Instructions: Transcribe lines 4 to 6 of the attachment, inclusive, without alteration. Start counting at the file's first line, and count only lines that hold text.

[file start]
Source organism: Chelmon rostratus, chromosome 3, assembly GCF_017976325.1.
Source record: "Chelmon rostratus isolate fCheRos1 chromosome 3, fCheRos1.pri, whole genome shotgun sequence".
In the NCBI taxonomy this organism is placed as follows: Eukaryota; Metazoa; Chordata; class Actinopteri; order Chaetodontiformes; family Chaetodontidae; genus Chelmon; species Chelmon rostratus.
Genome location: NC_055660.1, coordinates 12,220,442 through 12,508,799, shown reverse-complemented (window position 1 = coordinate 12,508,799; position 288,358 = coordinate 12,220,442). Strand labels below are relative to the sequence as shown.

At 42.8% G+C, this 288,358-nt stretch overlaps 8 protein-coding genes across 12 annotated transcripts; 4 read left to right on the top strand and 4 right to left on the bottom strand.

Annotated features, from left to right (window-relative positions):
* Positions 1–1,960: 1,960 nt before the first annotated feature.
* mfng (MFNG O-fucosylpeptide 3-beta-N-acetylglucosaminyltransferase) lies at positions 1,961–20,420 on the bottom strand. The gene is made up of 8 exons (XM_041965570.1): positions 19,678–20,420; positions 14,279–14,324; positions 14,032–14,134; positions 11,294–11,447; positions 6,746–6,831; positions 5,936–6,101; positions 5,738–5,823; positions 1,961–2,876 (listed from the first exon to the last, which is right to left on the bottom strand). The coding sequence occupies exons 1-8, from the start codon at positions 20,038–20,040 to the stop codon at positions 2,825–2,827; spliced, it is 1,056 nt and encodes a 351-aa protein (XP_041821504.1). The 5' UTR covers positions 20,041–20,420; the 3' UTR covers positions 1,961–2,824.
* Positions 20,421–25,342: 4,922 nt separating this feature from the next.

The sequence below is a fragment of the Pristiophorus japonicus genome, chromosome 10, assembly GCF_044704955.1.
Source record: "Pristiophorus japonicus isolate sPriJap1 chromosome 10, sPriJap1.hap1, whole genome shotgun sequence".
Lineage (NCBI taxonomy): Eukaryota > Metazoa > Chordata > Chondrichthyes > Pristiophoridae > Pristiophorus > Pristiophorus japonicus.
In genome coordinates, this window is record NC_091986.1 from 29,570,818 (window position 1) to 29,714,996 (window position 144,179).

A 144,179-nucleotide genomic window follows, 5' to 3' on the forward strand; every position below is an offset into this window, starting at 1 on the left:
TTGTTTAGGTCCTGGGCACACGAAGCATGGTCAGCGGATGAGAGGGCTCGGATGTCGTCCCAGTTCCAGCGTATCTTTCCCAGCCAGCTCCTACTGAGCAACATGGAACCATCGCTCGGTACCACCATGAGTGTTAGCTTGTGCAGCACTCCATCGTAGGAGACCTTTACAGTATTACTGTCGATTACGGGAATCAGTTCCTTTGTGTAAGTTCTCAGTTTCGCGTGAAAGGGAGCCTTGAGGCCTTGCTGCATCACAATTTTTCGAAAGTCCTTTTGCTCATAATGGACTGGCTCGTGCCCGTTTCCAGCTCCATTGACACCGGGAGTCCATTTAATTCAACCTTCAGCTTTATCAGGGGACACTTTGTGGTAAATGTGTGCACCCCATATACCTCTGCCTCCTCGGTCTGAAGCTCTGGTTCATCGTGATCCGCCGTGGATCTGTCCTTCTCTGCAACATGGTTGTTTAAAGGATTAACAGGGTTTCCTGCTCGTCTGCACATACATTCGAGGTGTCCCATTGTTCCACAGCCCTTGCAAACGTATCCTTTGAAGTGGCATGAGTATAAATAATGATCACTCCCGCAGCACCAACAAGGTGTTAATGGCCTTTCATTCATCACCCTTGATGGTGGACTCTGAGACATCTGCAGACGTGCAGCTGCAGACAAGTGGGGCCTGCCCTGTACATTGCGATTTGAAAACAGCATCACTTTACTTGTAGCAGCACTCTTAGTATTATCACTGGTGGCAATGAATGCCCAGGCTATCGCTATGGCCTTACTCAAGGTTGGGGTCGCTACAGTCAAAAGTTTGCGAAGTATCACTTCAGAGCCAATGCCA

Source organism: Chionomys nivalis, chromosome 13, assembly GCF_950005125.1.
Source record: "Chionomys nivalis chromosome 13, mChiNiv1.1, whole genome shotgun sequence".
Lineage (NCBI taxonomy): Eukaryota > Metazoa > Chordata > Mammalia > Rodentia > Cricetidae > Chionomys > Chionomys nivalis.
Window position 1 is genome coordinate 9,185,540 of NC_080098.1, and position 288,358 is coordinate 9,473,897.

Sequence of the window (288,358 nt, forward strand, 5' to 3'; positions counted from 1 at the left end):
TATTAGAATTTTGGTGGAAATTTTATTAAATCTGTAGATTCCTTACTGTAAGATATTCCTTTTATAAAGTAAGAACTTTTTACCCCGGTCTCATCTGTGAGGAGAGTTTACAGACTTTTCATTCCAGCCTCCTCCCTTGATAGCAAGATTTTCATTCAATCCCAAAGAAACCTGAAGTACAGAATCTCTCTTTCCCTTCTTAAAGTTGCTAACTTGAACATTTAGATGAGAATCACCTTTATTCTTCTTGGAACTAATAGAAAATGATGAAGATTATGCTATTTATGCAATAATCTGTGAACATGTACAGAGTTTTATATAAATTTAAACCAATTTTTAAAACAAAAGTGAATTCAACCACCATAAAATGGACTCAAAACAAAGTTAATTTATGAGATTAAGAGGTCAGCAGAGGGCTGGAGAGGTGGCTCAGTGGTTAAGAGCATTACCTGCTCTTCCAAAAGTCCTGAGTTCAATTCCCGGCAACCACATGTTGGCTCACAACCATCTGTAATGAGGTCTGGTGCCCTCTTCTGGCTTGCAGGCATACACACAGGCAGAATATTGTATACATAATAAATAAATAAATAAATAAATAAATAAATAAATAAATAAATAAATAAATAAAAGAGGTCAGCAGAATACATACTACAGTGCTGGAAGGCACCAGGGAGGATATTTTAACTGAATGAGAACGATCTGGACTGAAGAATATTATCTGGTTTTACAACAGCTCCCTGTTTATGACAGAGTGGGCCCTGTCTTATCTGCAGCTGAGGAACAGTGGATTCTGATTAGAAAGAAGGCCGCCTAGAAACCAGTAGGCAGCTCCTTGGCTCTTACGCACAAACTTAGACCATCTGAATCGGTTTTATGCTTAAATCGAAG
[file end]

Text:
Genome location: NC_055660.1, coordinates 12,220,442 through 12,508,799, shown reverse-complemented (window position 1 = coordinate 12,508,799; position 288,358 = coordinate 12,220,442). Strand labels below are relative to the sequence as shown.

At 42.8% G+C, this 288,358-nt stretch overlaps 8 protein-coding genes across 12 annotated transcripts; 4 read left to right on the top strand and 4 right to left on the bottom strand.

Annotated features, from left to right (window-relative positions):